Additional federal assistance targeted for beginning farmers

New federal programs have been enacted to stimulate beginning and younger farmers to establish new, or retain ownership of existing, small family farms, according to Farm Service Agency officials.

Jack Salava, acting state executive director for FSA in Kansas, said the loan programs should increase lending activity in the farm community.

?FSA wants you to succeed,? Salava said. ?This is evident in FSA?s consultative approach, offering low rates and identifying other resources to clients in an advisory fashion throughout the life of the loan.?

FSA staff can refer customers to other public financial aid sources that can serve as a blend with FSA?s existing farm loan programs that address a variety of needs, including operating, ownership, disaster, youth and loans for beginning farmers and socially disadvantaged applicants.

FSA defines a socially disadvantaged person as someone from a group that has been subjected to racial, ethnic or gender prejudice without regard to their individual qualities.

For purposes of this program, these groups are women, African Americans, American Indians and Alaskan Natives, Hispanics, and Asians and Pacific Islanders.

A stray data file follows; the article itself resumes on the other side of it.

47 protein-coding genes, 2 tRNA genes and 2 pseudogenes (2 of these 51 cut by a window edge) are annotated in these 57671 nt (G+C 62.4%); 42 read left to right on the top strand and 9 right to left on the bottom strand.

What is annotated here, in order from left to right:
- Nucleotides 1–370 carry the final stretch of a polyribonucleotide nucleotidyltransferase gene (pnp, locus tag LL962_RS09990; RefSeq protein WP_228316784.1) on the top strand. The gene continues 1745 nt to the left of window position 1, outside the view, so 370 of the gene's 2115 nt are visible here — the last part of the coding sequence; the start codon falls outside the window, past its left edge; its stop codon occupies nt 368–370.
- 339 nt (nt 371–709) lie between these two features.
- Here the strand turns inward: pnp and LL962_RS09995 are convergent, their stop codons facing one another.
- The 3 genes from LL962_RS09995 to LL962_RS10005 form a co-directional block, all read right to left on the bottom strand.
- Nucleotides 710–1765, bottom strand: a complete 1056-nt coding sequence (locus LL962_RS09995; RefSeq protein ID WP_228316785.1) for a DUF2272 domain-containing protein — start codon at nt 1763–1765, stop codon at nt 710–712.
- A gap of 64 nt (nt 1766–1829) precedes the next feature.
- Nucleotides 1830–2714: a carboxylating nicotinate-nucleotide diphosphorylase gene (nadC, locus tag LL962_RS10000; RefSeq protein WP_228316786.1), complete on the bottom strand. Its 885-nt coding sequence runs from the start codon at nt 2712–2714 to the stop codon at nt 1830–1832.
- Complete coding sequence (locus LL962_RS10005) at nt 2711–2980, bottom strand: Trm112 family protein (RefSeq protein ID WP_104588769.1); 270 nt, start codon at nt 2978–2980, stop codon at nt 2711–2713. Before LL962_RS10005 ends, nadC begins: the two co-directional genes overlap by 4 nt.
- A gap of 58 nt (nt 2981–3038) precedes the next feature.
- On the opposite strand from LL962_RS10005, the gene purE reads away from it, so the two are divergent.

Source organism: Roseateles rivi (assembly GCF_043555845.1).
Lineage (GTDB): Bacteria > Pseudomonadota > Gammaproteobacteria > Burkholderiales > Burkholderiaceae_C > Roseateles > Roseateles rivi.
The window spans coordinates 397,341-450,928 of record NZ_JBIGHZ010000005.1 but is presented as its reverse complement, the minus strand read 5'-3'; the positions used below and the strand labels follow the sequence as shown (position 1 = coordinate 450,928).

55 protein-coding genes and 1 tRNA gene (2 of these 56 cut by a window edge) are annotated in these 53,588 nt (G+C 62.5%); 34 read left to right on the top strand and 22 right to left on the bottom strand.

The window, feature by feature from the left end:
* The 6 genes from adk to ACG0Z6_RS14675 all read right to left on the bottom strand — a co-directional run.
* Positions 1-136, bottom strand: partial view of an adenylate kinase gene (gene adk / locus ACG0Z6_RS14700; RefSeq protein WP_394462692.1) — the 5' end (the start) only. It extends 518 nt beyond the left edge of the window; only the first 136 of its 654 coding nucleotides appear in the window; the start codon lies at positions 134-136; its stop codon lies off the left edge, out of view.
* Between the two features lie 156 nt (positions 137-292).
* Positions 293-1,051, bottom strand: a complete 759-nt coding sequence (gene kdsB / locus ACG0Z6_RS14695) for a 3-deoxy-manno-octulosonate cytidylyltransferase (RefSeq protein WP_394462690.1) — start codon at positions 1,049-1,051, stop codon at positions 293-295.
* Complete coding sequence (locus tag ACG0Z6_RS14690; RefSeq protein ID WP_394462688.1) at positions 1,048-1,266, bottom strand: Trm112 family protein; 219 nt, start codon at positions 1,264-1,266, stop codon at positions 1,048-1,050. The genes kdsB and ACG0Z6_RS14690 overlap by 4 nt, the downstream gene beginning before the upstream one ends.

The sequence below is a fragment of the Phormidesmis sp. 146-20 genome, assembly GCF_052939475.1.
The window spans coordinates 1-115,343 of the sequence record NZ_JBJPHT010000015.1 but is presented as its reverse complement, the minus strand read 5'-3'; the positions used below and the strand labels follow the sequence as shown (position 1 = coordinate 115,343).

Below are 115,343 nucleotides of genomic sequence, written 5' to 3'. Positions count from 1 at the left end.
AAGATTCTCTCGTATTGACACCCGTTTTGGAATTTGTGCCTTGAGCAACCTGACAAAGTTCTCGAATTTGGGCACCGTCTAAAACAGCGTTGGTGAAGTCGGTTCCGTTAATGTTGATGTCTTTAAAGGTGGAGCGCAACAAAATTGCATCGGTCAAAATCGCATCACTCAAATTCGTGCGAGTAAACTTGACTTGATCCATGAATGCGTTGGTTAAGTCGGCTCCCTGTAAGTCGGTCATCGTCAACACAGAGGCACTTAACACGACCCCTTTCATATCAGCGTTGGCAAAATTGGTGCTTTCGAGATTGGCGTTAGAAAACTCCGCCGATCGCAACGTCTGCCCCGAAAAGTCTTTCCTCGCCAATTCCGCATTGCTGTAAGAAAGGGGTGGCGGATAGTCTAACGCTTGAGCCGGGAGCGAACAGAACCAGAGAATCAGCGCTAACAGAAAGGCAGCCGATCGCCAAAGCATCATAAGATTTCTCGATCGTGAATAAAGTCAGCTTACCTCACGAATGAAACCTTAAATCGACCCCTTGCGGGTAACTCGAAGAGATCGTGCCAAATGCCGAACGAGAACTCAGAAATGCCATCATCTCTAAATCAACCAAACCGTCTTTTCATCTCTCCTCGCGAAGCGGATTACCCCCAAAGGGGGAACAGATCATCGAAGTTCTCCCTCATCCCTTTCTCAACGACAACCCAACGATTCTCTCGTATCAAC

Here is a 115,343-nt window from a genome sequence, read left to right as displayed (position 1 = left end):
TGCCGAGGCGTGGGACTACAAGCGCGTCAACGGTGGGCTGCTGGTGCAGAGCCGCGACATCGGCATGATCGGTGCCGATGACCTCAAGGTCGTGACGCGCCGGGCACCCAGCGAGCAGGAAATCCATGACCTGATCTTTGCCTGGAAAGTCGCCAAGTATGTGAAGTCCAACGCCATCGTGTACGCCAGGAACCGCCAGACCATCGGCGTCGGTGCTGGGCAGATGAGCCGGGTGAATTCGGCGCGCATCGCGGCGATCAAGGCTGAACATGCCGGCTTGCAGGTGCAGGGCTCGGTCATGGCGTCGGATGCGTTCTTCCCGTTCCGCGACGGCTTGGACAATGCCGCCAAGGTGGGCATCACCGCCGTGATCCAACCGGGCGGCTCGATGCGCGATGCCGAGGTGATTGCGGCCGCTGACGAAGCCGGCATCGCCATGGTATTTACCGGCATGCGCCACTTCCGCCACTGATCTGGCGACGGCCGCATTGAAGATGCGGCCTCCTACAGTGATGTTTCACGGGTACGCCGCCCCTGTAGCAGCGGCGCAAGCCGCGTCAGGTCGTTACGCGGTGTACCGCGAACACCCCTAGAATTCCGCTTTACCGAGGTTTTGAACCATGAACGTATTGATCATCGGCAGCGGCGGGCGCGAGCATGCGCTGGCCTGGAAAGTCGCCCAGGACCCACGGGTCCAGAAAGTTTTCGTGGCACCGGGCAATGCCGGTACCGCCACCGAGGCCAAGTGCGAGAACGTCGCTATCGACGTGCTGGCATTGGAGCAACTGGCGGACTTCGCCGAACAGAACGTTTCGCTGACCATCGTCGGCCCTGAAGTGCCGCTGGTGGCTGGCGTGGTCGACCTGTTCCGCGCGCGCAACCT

FSA offers direct and guaranteed farm ownership and operating loan programs to farmers who are temporarily unable to obtain private, commercial credit and who meet other regulatory criteria.

Each year, a portion of the funding FSA receives for loan programs is specifically targeted for socially disadvantaged persons and beginning farmers.

In fiscal year 2008, Kansas obligated $1,321,855 through 48 loans to qualified farmers under the Socially Disadvantaged Persons Loan Program. Also, $12,198,317 through 198 loans was obligated to qualified applicnts under the Beginning Farmer Program.

Guaranteed loans may be made by any lending institution subject to federal or state supervision?banks, savings and loans, and units of the Farm Credit System. FSA typically guarantees 90 or 95 percent of the loan against any loss that might be incurred if the loan fails.

Farm Storage Facility Loans are available to build or upgrade farm storage and handling facilities. Loans have a maximum term of seven years. The current interest rate is 2.50 percent for loan applications approved in April 2009.

Persons from Marion County interested in more infomration should contact FSA at the USDA Service Center in Marion.

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